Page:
For the past 20 years, many authors have focused their investigations on wireless sensor networks. Various issues related to wireless sensor networks such as energy minimization (optimization), compression schemes, self-organizing network algorithms, routing protocols, quality of service management, security, energy harvesting, etc., have been extensively explored. The three most important issues among these are energy efficiency, quality of service and security management. To get the best possible results in one or more of these issues in wireless sensor networks optimization is necessary. Furthermore, in number of applications (e.g., body area sensor networks, vehicular ad hoc networks) these issues might conflict and require a trade-off amongst them. Due to the high energy consumption and data processing requirements, the use of classical algorithms has historically been disregarded. In this context contemporary researchers started using bio-mimetic strategy-based optimization techniques in the field of wireless sensor networks. These techniques are diverse and involve many different optimization algorithms. As far as we know, most existing works tend to focus only on optimization of one specific issue of the three mentioned above. It is high time that these individual efforts are put into perspective and a more holistic view is taken. In this paper we take a step in that direction by presenting a survey of the literature in the area of wireless sensor network optimization concentrating especially on the three most widely used bio-mimetic algorithms, namely, particle swarm optimization, ant colony optimization and genetic algorithm. In addition, to stimulate new research and development interests in this field, open research issues, challenges and future research directions are highlighted.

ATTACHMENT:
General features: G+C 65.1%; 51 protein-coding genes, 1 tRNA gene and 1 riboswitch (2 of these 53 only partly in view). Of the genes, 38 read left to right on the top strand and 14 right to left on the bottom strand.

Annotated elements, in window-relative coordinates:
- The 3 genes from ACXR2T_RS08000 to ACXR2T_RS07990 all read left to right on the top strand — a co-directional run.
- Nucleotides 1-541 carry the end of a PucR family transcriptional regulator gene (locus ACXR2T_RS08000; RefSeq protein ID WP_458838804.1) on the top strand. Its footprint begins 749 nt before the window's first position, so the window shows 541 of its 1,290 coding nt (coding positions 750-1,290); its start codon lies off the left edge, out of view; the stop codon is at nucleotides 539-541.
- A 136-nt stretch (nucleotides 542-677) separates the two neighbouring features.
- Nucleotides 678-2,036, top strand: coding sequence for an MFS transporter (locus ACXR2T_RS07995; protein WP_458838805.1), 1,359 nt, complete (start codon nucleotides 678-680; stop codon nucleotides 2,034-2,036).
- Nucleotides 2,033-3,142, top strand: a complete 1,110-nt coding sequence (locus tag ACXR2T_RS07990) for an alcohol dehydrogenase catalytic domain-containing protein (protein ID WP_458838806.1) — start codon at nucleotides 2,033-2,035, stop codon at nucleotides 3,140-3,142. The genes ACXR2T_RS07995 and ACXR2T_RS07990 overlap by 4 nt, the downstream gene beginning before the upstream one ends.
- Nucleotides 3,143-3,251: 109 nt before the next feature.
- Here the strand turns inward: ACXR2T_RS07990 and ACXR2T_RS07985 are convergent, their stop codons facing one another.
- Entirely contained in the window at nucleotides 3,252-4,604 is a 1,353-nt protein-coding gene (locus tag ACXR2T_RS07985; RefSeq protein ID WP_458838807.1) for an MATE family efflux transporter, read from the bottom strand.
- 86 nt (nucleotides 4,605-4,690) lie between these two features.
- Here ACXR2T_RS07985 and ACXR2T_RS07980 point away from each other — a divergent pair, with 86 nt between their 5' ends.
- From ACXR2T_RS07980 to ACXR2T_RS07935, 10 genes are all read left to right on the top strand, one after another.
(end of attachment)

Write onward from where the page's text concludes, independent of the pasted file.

G-Quadruplex (G-4) structures are formed when G-rich DNA sequences fold into intra- or intermolecular four-stranded structures in the presence of metal ions. G-4-hemin complexes are often effective peroxidase-mimicking DNAzymes that are applied in many detection systems. This work reports the application of a G-rich daunomycin-specific aptamer for the development of an antibody-antigen detection assay. We investigated the ability of the daunomycin aptamer to efficiently catalyze the hemin-dependent peroxidase activity independent of daunomycin. A reporter probe consisting of biotinylated antigen and daunomycin aptamer coupled to streptavidin gold nanoparticles was successfully used to generate a colorimetric readout. In conclusion, the daunomycin aptamer can function as a robust alternative DNAzyme for the development of colorimetric assays.